Grab a chair: This seated yoga sequence is no joke


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Photo: Getty/Nolwen Cifuentes

Yoga can be quite a workout, especially when you go one-by-one through sweaty vinyasa after sweaty vinyasa. But just because you’re not standing up doesn’t mean you’re not doing your brain and body good. “Seated poses make it easier to get the great benefits of yoga at any point in your day,” says Jessica Matthews, PhD, assistant professor of integrative wellness at Point Loma Nazarene University and the author of Stretching to Stay Young.

And it can be especially nice if you work a desk job where you spend the majority of your day hunched over typing (or, ahem, texting or Tweeting). Taking a couple-minute break for seated yoga works flexibility (which so many of us are lacking) and improves posture, says Matthews. What’s more, seated poses “are ideal for practicing in the middle of the day when you’re short on energy or focus. Some poses are mentally re-energizing,” she says. Think of them like a coffee break—minus the caffeine jitters.

On the other hand, certain seated yoga poses can be quieting for the mind, says Jessica Bellofatto, director of JB Yoga, a holistic lifestyle and retreat company. “More often than not, what people need is the more meditative aspects of yoga. Seated and supine poses lower your center of gravity to help ground you,” she says. These can be done anytime, but may help relax you at night and keep your brain from spinning for better sleep ahead.

Now that you’re ready to take a yoga break, we’re here with eight superstar seated yoga poses. Get ready to feel all the feels: refreshed, limber, and less tense. While some of these can be done in your chair (even without anyone really noticing), others you’re going to want to try alone, in case you’re worried about the side-eye from your coworkers.

Sitting Yoga poses
Photo: Getty/fizkes

Half lord of the fishes

Where: On the ground or in a chair.
Why: It’s basically a back massage. “The seated twist relieves tension in the spine,” says Matthews.
How: If you’re on the floor, sit with your legs outstretched in front of your body. Bend your right knee and step your right foot over your left thigh; the right foot should be planted on the floor outside of your left knee. Place the right hand behind the right hip and lift the left arm toward ceiling. Rotate your torso to the right and hug your right knees with your left arm.

Cat and cow

Where: On the ground or in a chair.
Why: “I love this dynamic stretch because it’s a nice movement break in your day and brings mobility to your upper back. This is a favorite of my corporate clients,” says Matthews.
How: On the floor, get on your hands and knees. Inhale, gently arching your back, lifting your chin toward the ceiling. Exhale, rounding the spine and bringing chin toward chest.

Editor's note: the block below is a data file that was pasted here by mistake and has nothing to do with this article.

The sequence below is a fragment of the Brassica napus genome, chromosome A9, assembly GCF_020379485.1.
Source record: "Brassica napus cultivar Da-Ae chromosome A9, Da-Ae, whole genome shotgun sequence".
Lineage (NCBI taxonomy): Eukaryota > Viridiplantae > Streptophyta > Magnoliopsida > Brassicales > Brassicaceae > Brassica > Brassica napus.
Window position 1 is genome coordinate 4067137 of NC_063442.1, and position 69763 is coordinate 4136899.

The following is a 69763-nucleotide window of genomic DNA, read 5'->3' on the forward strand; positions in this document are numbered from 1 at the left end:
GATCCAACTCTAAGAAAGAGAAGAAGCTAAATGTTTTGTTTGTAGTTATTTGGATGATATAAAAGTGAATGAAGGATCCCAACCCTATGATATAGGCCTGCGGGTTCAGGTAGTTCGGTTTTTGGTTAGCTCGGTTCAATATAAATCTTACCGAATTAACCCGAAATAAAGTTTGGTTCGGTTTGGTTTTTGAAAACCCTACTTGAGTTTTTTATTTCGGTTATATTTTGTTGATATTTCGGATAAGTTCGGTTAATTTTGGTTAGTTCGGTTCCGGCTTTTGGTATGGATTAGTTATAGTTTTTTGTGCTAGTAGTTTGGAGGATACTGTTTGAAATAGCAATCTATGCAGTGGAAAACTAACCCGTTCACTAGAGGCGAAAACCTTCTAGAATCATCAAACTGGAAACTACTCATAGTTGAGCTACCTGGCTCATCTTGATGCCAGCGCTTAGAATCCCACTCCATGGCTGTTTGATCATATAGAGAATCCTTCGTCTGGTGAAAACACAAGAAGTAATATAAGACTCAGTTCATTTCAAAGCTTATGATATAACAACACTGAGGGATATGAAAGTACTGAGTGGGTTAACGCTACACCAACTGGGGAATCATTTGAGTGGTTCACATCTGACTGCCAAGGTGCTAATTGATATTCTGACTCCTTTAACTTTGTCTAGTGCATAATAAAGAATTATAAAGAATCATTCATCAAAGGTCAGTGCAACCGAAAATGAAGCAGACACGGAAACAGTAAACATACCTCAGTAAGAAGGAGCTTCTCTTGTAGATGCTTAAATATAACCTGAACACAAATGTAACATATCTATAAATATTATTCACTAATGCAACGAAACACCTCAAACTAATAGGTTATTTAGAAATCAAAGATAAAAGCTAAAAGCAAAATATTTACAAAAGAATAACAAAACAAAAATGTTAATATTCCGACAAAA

Extended puppy pose

Where: On the ground with a chair as a prop.
Why: Your shoulders and upper back are feeling a bit tense right? Us, too. This pose really stretches the lats, or the large muscle in your back, says Matthews. “Targeting this muscle group can help prevent shoulder pain and discomfort,” she says.
How: Kneel on the ground on a pillow or blanket for comfort. Hinge forward and place your forearms on top of the seat of a chair in front of you.

Seated Bound Angle

Where: On the ground.
Why: It opens the hips and pelvis and lengthens the spine.
How: Sit on the floor, bend knees. Open knees out to the sides so that the soles of your feet are touching.

Seated Spinal Twist

Where: On the ground.
Why: It twists and neutralizes the spine, says Bellofatto.
How: Sit on the floor, legs extended. Cross right leg over the left, placing the foot flat on the ground. Twist to your right, and repeat on the left side. You can also repeat the Half Lord of the Fishes pose, as well.

Cow Face Pose

Where: On the ground.
Why: “It targets the IT band, making it a good stretch for runners and cyclists,” says Bellofatto.
How: Sit on the floor, cross your legs, and stack the right knee over the left. Feet should be placed near the outside of your hips. Lift the right arm toward the ceiling, place the left hand behind your back, and grasp your fingertips, if possible.

Seated Forward Bend

Where: On the ground or in a chair.
Why: This is all about self-reflection. It also helps quiet an overactive mind, says Bellofatto.
How: Sit with both legs extended and position a block, blanket, or pillow under your hips. Bend forward, keeping your head down.

These are some other yoga poses that will help to balance out your body, and if you’re looking to roll out a high-vibe yoga mat, you’re in luck.

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